Sunday, September 29, 2019 1:00 am
Henry, Smith praise each other's commitment
NIKI KELLY and BRIAN FRANCISCO | The Journal Gazette
In an unusual move for a political debate, Fort Wayne Mayor Tom Henry and Republican challenger Tim Smith were asked by Wednesday's moderator to compliment each other.
Henry and Smith squared off during a mayoral debate hosted by Young Leaders of Northeast Indiana.
“I've said twice that I respect the mayor for his longevity, and that is sincere,” Smith said. “Anybody who's served a long time in public service when they probably could have been making more money doing something else absolutely has my respect. I think the mayor has been an excellent steward of Fort Wayne resources. He's a joyful leader who clearly likes his job. He's a great PR guy. I think he has the best interests of Fort Wayne in mind.”
Henry made note of Smith's passion for giving back to the community, noting that he first met his challenger two years ago as Smith began to explore an interest in public service.
“That passion in the last two years – and we've met from time to time – hasn't left,” Henry said. “And that's what it takes if you're going to be involved in public service, because you're right, it's not for the money. It's to serve your fellow man.”
Voters will decide between Smith and Henry in the Nov. 5 general election.
Former Indiana Statehouse Press Corps member Tom LoBianco couldn't have scripted a better book launch week.
His book “Piety & Power: Mike Pence and the Taking of the White House” hit the shelves last week during an impeachment furor – leading many to ask what a Pence White House would look like.
Enter LoBianco, who entertained that question and others while visiting NPR's “Fresh Air,” MSNBC's “Morning Joe” and CNN's “New Day” along with many, many more.
One Twitter follower asked LoBianco “how did you arrange for all this to happen the week your book came out?” And LoBianco responded, “Not me, I was shocked.”
GOP hopeful releases video
Republican gubernatorial candidate Brian Roth officially launched his campaign last week with the tagline “United But Independent Indiana.”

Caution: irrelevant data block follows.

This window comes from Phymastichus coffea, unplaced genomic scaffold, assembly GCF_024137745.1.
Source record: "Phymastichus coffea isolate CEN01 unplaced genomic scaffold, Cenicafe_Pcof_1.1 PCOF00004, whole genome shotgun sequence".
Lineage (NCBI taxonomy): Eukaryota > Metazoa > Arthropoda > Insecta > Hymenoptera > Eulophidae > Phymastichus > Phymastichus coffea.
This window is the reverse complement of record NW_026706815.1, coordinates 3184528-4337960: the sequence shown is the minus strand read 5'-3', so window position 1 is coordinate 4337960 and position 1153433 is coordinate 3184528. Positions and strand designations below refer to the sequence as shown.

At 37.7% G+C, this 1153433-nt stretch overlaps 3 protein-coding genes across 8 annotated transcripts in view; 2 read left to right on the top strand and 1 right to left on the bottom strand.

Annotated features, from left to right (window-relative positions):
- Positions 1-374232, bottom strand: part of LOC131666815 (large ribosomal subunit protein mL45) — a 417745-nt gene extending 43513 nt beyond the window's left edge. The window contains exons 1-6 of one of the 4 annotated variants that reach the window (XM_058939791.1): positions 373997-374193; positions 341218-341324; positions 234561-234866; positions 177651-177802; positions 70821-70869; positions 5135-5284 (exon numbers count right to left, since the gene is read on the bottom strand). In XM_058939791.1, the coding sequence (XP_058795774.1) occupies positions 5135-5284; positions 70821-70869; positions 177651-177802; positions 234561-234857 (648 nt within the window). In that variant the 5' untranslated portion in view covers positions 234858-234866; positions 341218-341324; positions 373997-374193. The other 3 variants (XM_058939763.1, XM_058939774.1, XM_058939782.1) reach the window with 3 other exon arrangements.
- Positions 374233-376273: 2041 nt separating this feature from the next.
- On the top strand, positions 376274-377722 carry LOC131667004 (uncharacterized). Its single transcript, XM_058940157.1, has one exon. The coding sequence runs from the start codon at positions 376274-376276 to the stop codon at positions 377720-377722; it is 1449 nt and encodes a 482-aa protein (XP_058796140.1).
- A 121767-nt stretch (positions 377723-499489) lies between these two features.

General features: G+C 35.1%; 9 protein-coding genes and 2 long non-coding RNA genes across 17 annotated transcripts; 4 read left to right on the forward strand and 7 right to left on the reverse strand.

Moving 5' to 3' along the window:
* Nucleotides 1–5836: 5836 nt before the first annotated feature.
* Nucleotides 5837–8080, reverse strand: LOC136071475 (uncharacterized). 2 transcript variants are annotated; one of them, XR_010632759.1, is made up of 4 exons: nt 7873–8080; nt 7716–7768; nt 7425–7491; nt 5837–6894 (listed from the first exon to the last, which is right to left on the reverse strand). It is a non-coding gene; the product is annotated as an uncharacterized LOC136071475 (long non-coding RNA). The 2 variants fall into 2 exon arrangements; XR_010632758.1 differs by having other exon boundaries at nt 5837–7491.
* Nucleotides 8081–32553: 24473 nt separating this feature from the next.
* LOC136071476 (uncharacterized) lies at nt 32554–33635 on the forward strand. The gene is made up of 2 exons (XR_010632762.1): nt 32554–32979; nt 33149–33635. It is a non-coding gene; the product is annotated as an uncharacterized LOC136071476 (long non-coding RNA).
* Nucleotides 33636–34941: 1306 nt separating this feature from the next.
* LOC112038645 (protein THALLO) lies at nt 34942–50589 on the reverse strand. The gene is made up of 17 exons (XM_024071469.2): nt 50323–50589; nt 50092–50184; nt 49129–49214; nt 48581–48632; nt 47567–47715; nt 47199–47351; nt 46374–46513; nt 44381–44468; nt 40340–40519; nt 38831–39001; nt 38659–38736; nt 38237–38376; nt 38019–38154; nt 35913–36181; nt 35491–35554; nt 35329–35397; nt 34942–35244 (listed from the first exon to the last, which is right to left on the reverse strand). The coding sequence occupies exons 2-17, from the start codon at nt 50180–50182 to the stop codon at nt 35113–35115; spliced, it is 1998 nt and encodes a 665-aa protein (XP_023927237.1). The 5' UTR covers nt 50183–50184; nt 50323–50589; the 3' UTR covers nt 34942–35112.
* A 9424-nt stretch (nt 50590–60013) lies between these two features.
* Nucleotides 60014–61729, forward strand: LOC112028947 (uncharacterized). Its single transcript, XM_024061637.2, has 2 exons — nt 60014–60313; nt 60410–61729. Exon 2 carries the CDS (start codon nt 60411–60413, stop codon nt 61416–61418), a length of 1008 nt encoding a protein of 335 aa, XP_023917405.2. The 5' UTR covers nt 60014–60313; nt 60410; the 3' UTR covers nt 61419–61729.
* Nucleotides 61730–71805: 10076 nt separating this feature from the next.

The leadership consultant posted a video at brianroth.org that explains why he is running against incumbent Gov. Eric Holcomb.
“We believe you do deserve a choice in the primary,” he said.
Roth grew up in Upland and received a degree in physics from Taylor University before serving in the U.S. Navy for 22 years. He worked for power companies before returning to Indiana a few years ago to start a leadership training company.
Roth said he is not looking for a job but another opportunity to serve, and promised to donate his salary to charity. He also said he would serve only one term. To qualify for the May ballot, he must collect 4,500 petition signatures.
Election worker recognition
The Allen County Election Board has created an award to honor an election worker making a difference for voters.
The Jeanne Nicolet Delivering Democracy Award will be presented after every Allen County election to recognize the work of an outstanding election worker, a news release from the Election Board said Friday. The award is named after Jeanne Nicolet, who served as the Allen County assistant director of elections and as an election volunteer and worker for more than 30 years.
“Jeanne passed away in July 2019, but will always be remembered for her hard work, loyalty, integrity, friendship and absolute dedication to fair and accurate elections in Allen County,” the news release said.
The person who wins the award will have demonstrated exceptional effort and service while working as an election worker for the Allen County Election Board. Nominations will be accepted at the election board office or online at allencountyvoters.info through Nov. 8.
The winning nominee will be recognized by members of the election board at its Nov. 15 meeting.
Dave Gong of The Journal Gazette contributed to this column.
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